Government Affairs Support

Where The $ Goes

We are not as strong individually as we are collectively. Your membership dues are used to help our organization retain a team of government affairs specialists who work at the local, state and national levels to support pro-housing candidates and initiatives. This effort is necessary to ensure that the best interests of the housing industry are represented where many important and relevant decisions are made.

NEBA helps empower you and give you a voice.

Home Builders & Remodelers Association of Mass

State Level

The Home Builders & Remodelers Association of Massachusetts (HBRAMA) is a non-profit trade association consisting of over 2000 single and multi-family builders, developers, remodelers, suppliers and other allied professionals to the residential construction industry.

The Home Builders & Remodelers Association of Massachusetts Charter with the National Association of Home Builders goes back to 1959. Local Associations, chartered or affiliated with the National Association of Home Builders, are automatically a member of the state association.

For state news and updates click here

Local Associations

The state association is made up of six affiliate local associations that are geographically located throughout the state. Membership is accomplished at the local level. A portion of each member’s dues is automatically applied to support membership in the Home Builders Association of Massachusetts as well as the National Association of Home Builders in Washington, DC.

National Association of Home Builders

National Level


NAHB exists to represent the building industry by serving its members and affiliated state and local builders associations. To achieve an overall mission of member satisfaction, NAHB concentrates on the following goals:


NAHB strives to create an environment in which:

Board of Building Regulation and Standards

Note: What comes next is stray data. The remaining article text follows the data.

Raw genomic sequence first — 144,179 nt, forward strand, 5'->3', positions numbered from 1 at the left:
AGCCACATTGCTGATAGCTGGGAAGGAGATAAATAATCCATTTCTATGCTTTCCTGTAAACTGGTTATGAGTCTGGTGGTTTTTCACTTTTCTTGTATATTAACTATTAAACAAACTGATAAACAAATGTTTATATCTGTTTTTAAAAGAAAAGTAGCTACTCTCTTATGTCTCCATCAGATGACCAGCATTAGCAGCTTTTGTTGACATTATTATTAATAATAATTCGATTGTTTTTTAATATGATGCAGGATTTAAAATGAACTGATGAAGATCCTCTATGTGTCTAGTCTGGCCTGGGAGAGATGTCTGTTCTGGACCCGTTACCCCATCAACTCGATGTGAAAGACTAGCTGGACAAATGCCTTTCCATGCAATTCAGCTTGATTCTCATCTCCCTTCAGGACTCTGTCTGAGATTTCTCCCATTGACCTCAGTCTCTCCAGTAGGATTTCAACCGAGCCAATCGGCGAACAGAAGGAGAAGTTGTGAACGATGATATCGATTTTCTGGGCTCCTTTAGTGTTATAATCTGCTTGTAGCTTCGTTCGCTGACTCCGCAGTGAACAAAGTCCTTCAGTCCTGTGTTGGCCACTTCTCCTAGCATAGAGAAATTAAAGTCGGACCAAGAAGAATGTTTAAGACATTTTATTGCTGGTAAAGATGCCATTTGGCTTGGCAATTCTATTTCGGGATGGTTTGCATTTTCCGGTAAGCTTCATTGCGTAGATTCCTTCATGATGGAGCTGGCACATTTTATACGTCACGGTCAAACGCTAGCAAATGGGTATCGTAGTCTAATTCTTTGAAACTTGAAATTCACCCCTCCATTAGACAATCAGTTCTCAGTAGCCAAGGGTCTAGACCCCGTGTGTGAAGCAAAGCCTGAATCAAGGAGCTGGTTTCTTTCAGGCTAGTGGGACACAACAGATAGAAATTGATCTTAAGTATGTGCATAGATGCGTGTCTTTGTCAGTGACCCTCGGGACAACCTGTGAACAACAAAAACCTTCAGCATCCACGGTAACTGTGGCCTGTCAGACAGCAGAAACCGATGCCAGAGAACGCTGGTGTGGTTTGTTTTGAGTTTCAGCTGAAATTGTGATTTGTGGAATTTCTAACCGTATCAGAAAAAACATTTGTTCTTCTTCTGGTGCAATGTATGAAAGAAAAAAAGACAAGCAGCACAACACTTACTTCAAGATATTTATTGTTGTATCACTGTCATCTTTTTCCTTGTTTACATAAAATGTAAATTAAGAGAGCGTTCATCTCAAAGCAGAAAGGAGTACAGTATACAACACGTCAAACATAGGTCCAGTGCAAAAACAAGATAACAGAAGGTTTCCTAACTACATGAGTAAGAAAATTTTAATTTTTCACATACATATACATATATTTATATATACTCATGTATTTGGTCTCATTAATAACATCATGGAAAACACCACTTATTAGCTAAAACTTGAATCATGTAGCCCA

2018 IECC/ MA Energy Code – The biggest item of concern for us is the next version of the MA Energy Code. The DOER put up a PowerPoint presentation (attached) of proposed amendments to the forthcoming 2018 IECC which they hoped would be given approval by the board to go forward to the next public hearing. Most notably for homebuilders and remodelers is the Electric Vehicle Charging Spaces provision (attached). Previously the DOER and others were pushing for an EV-Ready provision to be in the 9Th Edition but have now moved on to the energy code. While there was some opposition on the board to the EV section it was deemed by the majority that it should at least move forward to the public hearing process along with the rest of the DOER’s proposed amendments. The next public hearing is in November and the presumptive effective date of the new MA Energy Code is January 1, 2019. This would effect all new homes and in some cases, remodeled homes. We should discuss this at the next GAC meeting.

Tiny Houses – The board voted to proceed with the process of adopting Appendix Q of the 2018 IRC as part of the 9th Edition MA Building Code. Staff is to continue working on potential issues with DEP (and others?). It was noted that this item would have to go to the BCCC eventually.

Micro Units – It was proposed that “micro-units” (think really small, dorm-like apartments) would work best as an amendment to the section of the code that addresses efficiency units. Board comments recommended more details and clarification needed, which the proponent will work on, but generally seemed in favor of amending the code. Item was tabled for 30 days.

10th Edition Building Code – The board discussed the process of adopting the next version of the MA State Building Code (10th Edition) and whether that would be based on the 2018 I-Codes or the 2021 I-Codes. The Energy Advisory Committee, Existing Buildings Advisory Committee and the Fire Protection/Fire Prevention Committee have all weighed in and feel that they could reasonably review the 2018 I-Codes and be ready to approve a 10th Edition in less than a year. Two other committees have yet to weigh in – the Geotechnical Advisory Committee and the Structural Advisory Committee will discuss the issue very soon. Some board members preferred that the 10th Edition be based on the 2021 I-Codes but the majority of the board seemed to favor the 2018 I-Codes. Mike McDowell voiced concern and is in favor of building the 10th Edition Building Code around the 2021 I-Codes. This will be discussed further at the September 11th BBRS Board meeting.

Misc. – The board agreed to re-establish the Construction Materials Safety Board which hasn’t been in place for quite a few years. It’s better that these issues be vetted at the committee level rather than at the BRS Board meetings.

Rob Anderson reported that the BBRS will soon bring on board a new staff member. Dan Walsh currently the building commissioner for the town of Lincoln and former MFBO president, will join the BBRS staff soon. Rob was not specific about the responsibilities of the position. Given that the BBRS is grossly understaffed and that we have had a very good working relationship with Dan in recent years, I believe this is a positive development.